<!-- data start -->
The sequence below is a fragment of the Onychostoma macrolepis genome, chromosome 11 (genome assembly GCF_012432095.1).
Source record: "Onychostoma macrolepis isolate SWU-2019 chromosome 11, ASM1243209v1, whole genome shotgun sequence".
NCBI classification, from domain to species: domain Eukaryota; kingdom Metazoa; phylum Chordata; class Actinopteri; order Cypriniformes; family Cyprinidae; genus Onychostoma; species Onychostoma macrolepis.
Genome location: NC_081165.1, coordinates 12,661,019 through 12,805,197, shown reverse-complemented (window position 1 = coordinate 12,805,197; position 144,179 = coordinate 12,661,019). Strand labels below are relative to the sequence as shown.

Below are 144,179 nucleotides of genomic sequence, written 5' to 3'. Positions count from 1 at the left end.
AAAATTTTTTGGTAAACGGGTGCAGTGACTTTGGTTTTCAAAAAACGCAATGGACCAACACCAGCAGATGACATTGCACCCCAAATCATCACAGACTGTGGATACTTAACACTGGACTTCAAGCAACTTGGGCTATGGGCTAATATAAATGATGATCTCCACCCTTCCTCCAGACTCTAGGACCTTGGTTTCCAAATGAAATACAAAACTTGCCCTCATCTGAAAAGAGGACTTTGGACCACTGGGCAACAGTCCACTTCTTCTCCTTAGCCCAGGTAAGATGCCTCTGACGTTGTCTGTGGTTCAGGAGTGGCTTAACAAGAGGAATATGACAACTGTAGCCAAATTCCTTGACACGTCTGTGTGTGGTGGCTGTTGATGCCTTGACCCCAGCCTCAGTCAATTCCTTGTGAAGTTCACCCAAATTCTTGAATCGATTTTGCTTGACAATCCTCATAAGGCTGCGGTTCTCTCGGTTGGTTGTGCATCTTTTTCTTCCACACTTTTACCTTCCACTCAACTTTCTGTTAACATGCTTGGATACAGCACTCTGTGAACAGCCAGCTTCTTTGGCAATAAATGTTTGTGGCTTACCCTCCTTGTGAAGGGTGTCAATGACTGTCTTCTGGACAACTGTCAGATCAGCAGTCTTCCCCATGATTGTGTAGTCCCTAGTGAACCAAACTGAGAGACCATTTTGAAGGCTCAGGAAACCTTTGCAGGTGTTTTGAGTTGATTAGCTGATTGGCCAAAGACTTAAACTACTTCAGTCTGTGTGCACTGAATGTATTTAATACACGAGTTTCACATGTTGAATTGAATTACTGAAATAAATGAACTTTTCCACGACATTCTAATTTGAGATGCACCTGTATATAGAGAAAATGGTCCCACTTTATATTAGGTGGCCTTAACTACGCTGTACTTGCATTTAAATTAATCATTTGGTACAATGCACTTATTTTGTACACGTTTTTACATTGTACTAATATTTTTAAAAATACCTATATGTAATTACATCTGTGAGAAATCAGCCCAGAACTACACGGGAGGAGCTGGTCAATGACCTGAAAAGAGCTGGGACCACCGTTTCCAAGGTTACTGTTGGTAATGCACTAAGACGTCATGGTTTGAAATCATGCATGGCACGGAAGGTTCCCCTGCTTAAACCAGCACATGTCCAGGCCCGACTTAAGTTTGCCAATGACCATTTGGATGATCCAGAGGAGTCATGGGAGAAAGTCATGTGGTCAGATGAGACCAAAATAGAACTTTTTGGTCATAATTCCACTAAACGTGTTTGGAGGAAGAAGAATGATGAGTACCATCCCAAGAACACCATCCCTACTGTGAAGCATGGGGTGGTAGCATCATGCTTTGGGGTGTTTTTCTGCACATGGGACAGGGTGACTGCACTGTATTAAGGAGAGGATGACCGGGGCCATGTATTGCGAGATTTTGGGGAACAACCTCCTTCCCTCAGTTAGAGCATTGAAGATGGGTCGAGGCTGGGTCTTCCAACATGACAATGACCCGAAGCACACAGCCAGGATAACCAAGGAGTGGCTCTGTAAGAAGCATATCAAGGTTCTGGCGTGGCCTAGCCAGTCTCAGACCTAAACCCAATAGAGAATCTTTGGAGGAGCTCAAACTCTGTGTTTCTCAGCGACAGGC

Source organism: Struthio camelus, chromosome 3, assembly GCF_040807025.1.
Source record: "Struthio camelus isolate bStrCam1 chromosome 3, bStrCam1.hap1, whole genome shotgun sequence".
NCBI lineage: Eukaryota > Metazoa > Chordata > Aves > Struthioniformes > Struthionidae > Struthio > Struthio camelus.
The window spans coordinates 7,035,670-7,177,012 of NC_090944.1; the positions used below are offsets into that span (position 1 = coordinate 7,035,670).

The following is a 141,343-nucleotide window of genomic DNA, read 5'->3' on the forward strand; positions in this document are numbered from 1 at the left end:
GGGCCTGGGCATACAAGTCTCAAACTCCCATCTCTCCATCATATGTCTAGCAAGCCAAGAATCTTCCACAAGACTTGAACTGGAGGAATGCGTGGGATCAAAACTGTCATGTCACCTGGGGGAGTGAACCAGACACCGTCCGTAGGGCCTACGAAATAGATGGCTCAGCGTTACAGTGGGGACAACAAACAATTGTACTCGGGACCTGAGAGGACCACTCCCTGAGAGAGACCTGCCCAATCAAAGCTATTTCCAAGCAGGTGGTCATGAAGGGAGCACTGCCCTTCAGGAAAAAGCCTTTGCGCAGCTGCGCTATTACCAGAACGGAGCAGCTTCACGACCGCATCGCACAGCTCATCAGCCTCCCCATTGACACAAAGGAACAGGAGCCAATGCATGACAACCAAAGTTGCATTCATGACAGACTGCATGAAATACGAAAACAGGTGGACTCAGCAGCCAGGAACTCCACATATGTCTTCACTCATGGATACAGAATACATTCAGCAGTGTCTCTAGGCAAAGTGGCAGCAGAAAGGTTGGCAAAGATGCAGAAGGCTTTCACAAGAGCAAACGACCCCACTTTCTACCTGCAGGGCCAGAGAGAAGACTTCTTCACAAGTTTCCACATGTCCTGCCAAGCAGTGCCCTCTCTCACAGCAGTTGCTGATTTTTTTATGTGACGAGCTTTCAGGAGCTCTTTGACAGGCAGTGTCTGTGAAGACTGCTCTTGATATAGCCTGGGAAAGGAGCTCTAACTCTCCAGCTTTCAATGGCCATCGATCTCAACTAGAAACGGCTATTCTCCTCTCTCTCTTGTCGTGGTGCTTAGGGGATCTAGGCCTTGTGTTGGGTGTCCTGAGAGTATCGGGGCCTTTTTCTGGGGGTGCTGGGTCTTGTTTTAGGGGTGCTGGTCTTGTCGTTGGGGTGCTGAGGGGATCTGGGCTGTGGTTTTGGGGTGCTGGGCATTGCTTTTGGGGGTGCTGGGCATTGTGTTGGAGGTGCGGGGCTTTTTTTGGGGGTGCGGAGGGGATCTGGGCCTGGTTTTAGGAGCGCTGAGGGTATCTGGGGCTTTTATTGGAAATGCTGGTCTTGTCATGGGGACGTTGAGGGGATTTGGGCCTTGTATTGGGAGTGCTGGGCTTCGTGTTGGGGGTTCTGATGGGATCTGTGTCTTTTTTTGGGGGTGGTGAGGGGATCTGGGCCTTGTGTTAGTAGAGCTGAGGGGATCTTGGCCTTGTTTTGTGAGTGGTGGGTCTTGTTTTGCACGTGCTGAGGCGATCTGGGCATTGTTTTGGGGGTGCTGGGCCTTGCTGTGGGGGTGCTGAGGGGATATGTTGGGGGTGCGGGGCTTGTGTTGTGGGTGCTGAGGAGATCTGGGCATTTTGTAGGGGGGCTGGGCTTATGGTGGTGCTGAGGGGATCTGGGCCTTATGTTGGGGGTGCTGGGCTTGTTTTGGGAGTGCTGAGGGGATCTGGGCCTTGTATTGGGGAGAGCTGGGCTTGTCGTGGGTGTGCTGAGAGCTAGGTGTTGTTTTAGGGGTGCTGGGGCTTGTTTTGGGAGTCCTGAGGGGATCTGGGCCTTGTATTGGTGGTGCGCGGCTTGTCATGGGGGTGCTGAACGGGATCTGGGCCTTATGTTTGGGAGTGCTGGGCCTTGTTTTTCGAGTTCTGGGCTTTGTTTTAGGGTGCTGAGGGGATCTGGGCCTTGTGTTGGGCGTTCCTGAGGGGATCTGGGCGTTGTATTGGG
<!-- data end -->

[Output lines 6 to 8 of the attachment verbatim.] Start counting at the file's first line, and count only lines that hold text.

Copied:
AAAATTTTTTGGTAAACGGGTGCAGTGACTTTGGTTTTCAAAAAACGCAATGGACCAACACCAGCAGATGACATTGCACCCCAAATCATCACAGACTGTGGATACTTAACACTGGACTTCAAGCAACTTGGGCTATGGGCTAATATAAATGATGATCTCCACCCTTCCTCCAGACTCTAGGACCTTGGTTTCCAAATGAAATACAAAACTTGCCCTCATCTGAAAAGAGGACTTTGGACCACTGGGCAACAGTCCACTTCTTCTCCTTAGCCCAGGTAAGATGCCTCTGACGTTGTCTGTGGTTCAGGAGTGGCTTAACAAGAGGAATATGACAACTGTAGCCAAATTCCTTGACACGTCTGTGTGTGGTGGCTGTTGATGCCTTGACCCCAGCCTCAGTCAATTCCTTGTGAAGTTCACCCAAATTCTTGAATCGATTTTGCTTGACAATCCTCATAAGGCTGCGGTTCTCTCGGTTGGTTGTGCATCTTTTTCTTCCACACTTTTACCTTCCACTCAACTTTCTGTTAACATGCTTGGATACAGCACTCTGTGAACAGCCAGCTTCTTTGGCAATAAATGTTTGTGGCTTACCCTCCTTGTGAAGGGTGTCAATGACTGTCTTCTGGACAACTGTCAGATCAGCAGTCTTCCCCATGATTGTGTAGTCCCTAGTGAACCAAACTGAGAGACCATTTTGAAGGCTCAGGAAACCTTTGCAGGTGTTTTGAGTTGATTAGCTGATTGGCCAAAGACTTAAACTACTTCAGTCTGTGTGCACTGAATGTATTTAATACACGAGTTTCACATGTTGAATTGAATTACTGAAATAAATGAACTTTTCCACGACATTCTAATTTGAGATGCACCTGTATATAGAGAAAATGGTCCCACTTTATATTAGGTGGCCTTAACTACGCTGTACTTGCATTTAAATTAATCATTTGGTACAATGCACTTATTTTGTACACGTTTTTACATTGTACTAATATTTTTAAAAATACCTATATGTAATTACATCTGTGAGAAATCAGCCCAGAACTACACGGGAGGAGCTGGTCAATGACCTGAAAAGAGCTGGGACCACCGTTTCCAAGGTTACTGTTGGTAATGCACTAAGACGTCATGGTTTGAAATCATGCATGGCACGGAAGGTTCCCCTGCTTAAACCAGCACATGTCCAGGCCCGACTTAAGTTTGCCAATGACCATTTGGATGATCCAGAGGAGTCATGGGAGAAAGTCATGTGGTCAGATGAGACCAAAATAGAACTTTTTGGTCATAATTCCACTAAACGTGTTTGGAGGAAGAAGAATGATGAGTACCATCCCAAGAACACCATCCCTACTGTGAAGCATGGGGTGGTAGCATCATGCTTTGGGGTGTTTTTCTGCACATGGGACAGGGTGACTGCACTGTATTAAGGAGAGGATGACCGGGGCCATGTATTGCGAGATTTTGGGGAACAACCTCCTTCCCTCAGTTAGAGCATTGAAGATGGGTCGAGGCTGGGTCTTCCAACATGACAATGACCCGAAGCACACAGCCAGGATAACCAAGGAGTGGCTCTGTAAGAAGCATATCAAGGTTCTGGCGTGGCCTAGCCAGTCTCAGACCTAAACCCAATAGAGAATCTTTGGAGGAGCTCAAACTCTGTGTTTCTCAGCGACAGGC

Source organism: Struthio camelus, chromosome 3, assembly GCF_040807025.1.
Source record: "Struthio camelus isolate bStrCam1 chromosome 3, bStrCam1.hap1, whole genome shotgun sequence".